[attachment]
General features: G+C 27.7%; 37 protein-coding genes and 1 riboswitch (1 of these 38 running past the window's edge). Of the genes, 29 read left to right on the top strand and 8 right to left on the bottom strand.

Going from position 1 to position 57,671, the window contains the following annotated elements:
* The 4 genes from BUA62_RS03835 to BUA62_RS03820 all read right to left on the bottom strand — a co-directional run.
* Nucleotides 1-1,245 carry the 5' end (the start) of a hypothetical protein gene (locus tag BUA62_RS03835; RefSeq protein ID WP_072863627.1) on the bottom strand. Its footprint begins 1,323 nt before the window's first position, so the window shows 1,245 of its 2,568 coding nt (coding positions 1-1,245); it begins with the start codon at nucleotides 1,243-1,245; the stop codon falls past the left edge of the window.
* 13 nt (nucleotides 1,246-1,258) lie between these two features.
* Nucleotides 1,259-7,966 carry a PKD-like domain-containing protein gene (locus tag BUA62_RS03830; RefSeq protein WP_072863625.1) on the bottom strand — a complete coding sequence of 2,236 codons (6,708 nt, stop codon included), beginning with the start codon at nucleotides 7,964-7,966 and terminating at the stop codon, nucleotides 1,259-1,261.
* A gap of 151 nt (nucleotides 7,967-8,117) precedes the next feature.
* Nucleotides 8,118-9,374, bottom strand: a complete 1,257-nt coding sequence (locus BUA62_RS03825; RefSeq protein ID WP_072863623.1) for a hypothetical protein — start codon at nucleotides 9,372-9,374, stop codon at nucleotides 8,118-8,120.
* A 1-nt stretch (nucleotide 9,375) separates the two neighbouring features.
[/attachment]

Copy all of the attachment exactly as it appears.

General features: G+C 27.7%; 37 protein-coding genes and 1 riboswitch (1 of these 38 running past the window's edge). Of the genes, 29 read left to right on the top strand and 8 right to left on the bottom strand.

Going from position 1 to position 57,671, the window contains the following annotated elements:
* The 4 genes from BUA62_RS03835 to BUA62_RS03820 all read right to left on the bottom strand — a co-directional run.
* Nucleotides 1-1,245 carry the 5' end (the start) of a hypothetical protein gene (locus tag BUA62_RS03835; RefSeq protein ID WP_072863627.1) on the bottom strand. Its footprint begins 1,323 nt before the window's first position, so the window shows 1,245 of its 2,568 coding nt (coding positions 1-1,245); it begins with the start codon at nucleotides 1,243-1,245; the stop codon falls past the left edge of the window.
* 13 nt (nucleotides 1,246-1,258) lie between these two features.
* Nucleotides 1,259-7,966 carry a PKD-like domain-containing protein gene (locus tag BUA62_RS03830; RefSeq protein WP_072863625.1) on the bottom strand — a complete coding sequence of 2,236 codons (6,708 nt, stop codon included), beginning with the start codon at nucleotides 7,964-7,966 and terminating at the stop codon, nucleotides 1,259-1,261.
* A gap of 151 nt (nucleotides 7,967-8,117) precedes the next feature.
* Nucleotides 8,118-9,374, bottom strand: a complete 1,257-nt coding sequence (locus BUA62_RS03825; RefSeq protein ID WP_072863623.1) for a hypothetical protein — start codon at nucleotides 9,372-9,374, stop codon at nucleotides 8,118-8,120.
* A 1-nt stretch (nucleotide 9,375) separates the two neighbouring features.